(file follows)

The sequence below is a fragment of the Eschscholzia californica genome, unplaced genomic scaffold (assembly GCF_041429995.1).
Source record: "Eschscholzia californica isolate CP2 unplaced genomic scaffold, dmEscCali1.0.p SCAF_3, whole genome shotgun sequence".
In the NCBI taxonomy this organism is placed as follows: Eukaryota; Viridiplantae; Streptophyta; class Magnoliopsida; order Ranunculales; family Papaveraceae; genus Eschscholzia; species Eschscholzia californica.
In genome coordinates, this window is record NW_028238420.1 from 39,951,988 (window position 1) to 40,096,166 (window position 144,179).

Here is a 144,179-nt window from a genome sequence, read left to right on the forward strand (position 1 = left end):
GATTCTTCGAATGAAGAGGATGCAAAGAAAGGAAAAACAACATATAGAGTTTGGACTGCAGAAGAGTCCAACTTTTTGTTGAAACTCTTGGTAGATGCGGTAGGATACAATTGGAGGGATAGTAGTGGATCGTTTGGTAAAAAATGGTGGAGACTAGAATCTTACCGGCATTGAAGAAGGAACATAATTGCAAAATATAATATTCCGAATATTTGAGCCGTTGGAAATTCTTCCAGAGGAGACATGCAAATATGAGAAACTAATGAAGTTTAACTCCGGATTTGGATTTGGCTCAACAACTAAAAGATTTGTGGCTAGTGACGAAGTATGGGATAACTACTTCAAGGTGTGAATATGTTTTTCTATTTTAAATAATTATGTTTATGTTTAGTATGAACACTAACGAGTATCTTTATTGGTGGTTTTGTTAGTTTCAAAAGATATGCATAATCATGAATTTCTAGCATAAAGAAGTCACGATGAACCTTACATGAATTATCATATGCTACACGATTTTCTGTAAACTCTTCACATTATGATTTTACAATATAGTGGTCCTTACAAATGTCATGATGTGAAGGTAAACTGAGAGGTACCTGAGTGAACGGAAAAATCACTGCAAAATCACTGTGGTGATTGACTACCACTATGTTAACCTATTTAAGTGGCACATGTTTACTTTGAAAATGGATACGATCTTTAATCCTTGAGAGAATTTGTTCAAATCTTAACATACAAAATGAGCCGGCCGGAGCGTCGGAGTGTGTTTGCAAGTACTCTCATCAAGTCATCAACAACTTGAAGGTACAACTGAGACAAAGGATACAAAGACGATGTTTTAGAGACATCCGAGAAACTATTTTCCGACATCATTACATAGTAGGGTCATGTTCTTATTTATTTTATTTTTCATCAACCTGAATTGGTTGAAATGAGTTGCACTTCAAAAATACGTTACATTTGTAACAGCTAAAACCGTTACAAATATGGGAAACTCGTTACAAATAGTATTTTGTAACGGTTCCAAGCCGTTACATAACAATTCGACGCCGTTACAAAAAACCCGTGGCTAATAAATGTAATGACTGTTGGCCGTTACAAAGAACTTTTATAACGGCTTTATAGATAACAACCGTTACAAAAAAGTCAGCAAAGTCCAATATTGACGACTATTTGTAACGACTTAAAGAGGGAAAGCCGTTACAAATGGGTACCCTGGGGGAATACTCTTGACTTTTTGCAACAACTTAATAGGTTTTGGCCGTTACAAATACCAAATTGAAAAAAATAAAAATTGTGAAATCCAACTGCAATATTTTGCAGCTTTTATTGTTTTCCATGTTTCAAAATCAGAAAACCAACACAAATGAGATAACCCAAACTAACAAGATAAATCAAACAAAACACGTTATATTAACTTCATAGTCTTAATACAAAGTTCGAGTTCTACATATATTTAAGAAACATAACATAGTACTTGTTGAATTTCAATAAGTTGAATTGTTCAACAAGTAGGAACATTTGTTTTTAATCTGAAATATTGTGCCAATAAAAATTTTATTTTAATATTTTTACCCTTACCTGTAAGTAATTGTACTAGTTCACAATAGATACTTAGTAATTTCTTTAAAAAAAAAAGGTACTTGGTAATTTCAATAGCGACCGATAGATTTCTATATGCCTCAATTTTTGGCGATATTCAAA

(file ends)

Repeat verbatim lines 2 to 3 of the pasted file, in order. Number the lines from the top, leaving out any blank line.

Source record: "Eschscholzia californica isolate CP2 unplaced genomic scaffold, dmEscCali1.0.p SCAF_3, whole genome shotgun sequence".
In the NCBI taxonomy this organism is placed as follows: Eukaryota; Viridiplantae; Streptophyta; class Magnoliopsida; order Ranunculales; family Papaveraceae; genus Eschscholzia; species Eschscholzia californica.